Tesco’s complicity in deforestation and deliberately-set fires in the Amazon and across Brazil is the subject of Greenpeace UK’s new film, Tesco’s Burning Secret, released today.
Despite Tesco claiming to have met its deforestation targets, its meat is not deforestation-free. It buys British chicken and pork from suppliers owned by notorious Amazon rainforest-destroyer, JBS, and continues to sell more soya-fed, factory-farmed meat than any other UK supermarket. Tesco’s soya-fed meat has been strongly linked to deforestation and fires in the Brazilian Cerrado.
Tesco’s Burning Secret opens with a shot of Tesco’s headquarters surrounded by flames with the question ‘Do you know Tesco’s burning secret?’ The blue dotted line from the supermarket’s logo then breaks free to lead the viewer on a behind-the-scenes journey from Tesco’s shop front to Brazil’s forest floor.
As trees fall and forests burn all around, we see Tesco’s management shake hands and sign a deal with Brazil’s forest destroyers. Next we see soya grown on deforested land shipped to the UK where it’s fed to factory farmed chickens and pigs. The meat produced is finally shown lining the shelves of Tesco, clinical and shrink wrapped, a world away from the horror created to produce it.
Elena Polisano, Senior Forest Campaigner at Greenpeace UK, said:
“Tesco often talks about its plans to buy soya ‘only from deforestation-free areas’ by 2025 but it’s pure greenwash. These areas don’t even exist and talks to establish them collapsed in 2019.
“It also defends its contract with companies owned by the notorious forest-destroyer JBS, claiming it can hold the company to account better as a customer but that’s not working. JBS recently announced it would accept deforestation in its supply chain for another 14 years.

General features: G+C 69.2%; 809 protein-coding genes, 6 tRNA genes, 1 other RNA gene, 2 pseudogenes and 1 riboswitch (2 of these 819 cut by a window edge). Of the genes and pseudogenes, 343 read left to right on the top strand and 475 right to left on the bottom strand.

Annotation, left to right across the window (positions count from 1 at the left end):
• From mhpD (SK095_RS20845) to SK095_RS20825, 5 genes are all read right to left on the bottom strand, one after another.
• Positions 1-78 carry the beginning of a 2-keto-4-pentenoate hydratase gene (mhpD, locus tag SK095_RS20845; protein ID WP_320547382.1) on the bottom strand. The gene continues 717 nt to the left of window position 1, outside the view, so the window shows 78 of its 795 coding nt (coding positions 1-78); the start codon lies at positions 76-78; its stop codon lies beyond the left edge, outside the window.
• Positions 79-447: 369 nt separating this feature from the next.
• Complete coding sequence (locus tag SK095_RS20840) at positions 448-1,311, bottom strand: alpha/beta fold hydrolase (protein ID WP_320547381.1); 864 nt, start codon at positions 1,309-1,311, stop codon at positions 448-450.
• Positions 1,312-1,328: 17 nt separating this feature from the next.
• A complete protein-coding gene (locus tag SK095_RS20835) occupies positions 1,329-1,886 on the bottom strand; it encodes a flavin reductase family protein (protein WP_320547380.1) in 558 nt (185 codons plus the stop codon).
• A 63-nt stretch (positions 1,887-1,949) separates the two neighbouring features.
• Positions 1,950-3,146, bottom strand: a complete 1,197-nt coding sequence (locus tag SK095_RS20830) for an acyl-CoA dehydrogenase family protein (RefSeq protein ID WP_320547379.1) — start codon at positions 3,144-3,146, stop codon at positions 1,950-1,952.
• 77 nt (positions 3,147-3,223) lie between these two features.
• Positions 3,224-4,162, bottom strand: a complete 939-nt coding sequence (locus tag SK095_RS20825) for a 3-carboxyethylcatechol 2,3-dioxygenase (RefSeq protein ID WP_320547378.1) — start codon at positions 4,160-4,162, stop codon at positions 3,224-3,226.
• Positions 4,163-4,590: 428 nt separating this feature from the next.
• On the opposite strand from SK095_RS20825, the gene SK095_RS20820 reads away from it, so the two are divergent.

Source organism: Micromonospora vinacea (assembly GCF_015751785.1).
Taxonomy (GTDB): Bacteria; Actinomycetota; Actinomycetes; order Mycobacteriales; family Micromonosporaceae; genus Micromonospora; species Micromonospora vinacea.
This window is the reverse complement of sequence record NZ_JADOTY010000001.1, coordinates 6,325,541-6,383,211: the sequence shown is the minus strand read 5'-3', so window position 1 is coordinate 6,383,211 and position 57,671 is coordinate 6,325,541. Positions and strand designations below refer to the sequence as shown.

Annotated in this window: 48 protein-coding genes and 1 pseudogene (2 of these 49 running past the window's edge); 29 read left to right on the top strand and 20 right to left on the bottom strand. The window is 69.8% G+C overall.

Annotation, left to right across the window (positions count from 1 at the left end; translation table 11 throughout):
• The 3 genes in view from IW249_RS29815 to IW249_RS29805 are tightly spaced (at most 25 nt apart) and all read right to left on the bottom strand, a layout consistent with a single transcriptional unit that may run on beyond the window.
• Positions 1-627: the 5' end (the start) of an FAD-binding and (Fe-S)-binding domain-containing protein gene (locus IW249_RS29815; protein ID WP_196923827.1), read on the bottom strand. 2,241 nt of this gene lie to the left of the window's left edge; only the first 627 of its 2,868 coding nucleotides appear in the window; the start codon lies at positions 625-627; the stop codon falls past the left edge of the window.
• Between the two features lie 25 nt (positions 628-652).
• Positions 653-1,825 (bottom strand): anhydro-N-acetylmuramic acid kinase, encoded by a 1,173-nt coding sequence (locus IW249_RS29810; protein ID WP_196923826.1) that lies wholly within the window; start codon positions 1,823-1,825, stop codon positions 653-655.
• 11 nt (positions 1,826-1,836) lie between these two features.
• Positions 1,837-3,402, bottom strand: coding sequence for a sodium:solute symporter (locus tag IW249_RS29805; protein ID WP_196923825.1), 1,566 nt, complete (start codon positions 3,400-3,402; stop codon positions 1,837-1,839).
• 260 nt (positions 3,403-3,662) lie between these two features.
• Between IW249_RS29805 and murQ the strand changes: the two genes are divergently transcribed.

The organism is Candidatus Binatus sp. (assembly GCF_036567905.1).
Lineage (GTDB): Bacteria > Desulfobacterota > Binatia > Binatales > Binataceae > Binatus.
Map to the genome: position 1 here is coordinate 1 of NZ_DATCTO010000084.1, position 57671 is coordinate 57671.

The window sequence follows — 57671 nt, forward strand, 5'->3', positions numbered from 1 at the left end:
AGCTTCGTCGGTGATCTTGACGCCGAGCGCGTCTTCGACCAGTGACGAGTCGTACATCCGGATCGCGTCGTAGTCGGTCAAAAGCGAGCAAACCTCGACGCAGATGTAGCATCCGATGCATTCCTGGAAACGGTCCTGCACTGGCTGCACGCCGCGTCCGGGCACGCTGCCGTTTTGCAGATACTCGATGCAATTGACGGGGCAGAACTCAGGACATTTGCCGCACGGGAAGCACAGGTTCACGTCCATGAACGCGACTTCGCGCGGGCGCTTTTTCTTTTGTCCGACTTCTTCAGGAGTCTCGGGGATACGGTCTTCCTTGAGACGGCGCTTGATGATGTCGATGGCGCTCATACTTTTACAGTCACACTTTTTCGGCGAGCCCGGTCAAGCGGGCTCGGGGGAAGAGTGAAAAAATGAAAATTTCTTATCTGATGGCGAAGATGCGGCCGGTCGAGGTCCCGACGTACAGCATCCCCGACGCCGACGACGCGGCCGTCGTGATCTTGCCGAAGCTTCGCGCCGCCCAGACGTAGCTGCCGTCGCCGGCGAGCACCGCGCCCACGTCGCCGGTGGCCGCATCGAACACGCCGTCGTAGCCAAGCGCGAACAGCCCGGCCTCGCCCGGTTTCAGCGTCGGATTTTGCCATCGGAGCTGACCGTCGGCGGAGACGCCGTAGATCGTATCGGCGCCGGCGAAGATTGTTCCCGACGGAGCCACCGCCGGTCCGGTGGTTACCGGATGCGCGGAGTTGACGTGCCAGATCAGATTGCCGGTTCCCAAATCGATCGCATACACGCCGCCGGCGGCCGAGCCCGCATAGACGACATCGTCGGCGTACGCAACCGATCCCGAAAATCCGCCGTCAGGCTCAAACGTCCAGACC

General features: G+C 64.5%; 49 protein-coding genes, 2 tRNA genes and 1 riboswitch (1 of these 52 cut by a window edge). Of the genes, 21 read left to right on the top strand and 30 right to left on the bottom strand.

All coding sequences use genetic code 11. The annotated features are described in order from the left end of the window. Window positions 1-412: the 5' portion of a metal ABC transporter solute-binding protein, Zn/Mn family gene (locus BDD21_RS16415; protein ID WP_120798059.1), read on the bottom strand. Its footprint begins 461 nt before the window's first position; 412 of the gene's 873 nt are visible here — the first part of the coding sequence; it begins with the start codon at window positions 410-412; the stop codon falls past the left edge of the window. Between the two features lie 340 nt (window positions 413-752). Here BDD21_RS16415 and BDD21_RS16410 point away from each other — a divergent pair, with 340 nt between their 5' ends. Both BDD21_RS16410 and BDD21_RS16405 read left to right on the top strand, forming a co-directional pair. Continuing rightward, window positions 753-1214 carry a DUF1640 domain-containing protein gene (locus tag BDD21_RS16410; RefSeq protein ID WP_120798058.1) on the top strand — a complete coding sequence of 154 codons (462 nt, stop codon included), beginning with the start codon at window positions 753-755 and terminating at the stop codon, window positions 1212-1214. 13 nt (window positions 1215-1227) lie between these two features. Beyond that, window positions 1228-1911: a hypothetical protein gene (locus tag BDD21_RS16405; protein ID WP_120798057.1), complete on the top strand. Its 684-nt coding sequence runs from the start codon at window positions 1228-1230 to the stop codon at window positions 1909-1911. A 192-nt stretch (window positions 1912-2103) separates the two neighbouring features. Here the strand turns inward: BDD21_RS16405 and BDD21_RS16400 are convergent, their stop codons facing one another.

“With the climate crisis worsening by the day and the Brazilian government intent on weakening environmental legislation, it’s time Tesco took a proper stand. It must drop forest destroyers immediately and reduce the industrial meat sold from its shelves from now.”
Lindsey Williams, Producer at Chicken Fruit Studio, said:
“We are a Carbon Literate studio (and human beings who live on Earth), so the needless destruction of our climate and planet is an important issue for us. The opportunity to make an animation that has the potential to make a difference was one we couldn’t pass up.
“We used a combination of 3D objects, paper cut-outs, print textures and photographs in a muted palette to reflect the dark subject matter. The camera pans through a series of still moments, capturing each step and focusing on the fact that being a part of this destruction is a conscious choice made by Tesco management.”
Fires in the Amazon, Cerrado and the Pantanal wetlands are not natural disasters. Huge areas of these precious forests are slashed and burned every year to make way for cattle ranches and to grow soya for animal feed.
Brits eat twice as much meat and dairy as the global average  and Tesco uses one sixth of the UK’s soya, 99% of it in its meat and dairy supply chain. 
90% of the soya imported to Europe is used for animal feed  and two thirds of the UK’s soya is imported from South America, where it is a leading cause of deforestation. 
Download the film and stills from it here: https://media.greenpeace.org/shoot/27MDHUWS7WFJ
Read more in our blog here: https://www.greenpeace.org.uk/news/watch-tescos-burning-secret/
For more information on Greenpeace UK’s campaign to end deforestation, contact Alison Kirkman email@example.com or call 07896 893154.
For more information on the creative and production process, contact firstname.lastname@example.org
Notes to editors
 90% of soya consumed in Europe is for animal feed (pg 3): http://www.efeca.com/wp-content/uploads/2018/11/UK-RT-on-Sustainable-Soya-baseline-report-Oct-2018.pdf
 Two thirds of the soya imported into the UK comes from South America – Argentina, Brazil and Paraguay, where soya expansion is a leading cause of deforestation (pg 68): https://www.idhsustainabletrade.com/uploaded/2019/04/European-Soy-Monitor.pdf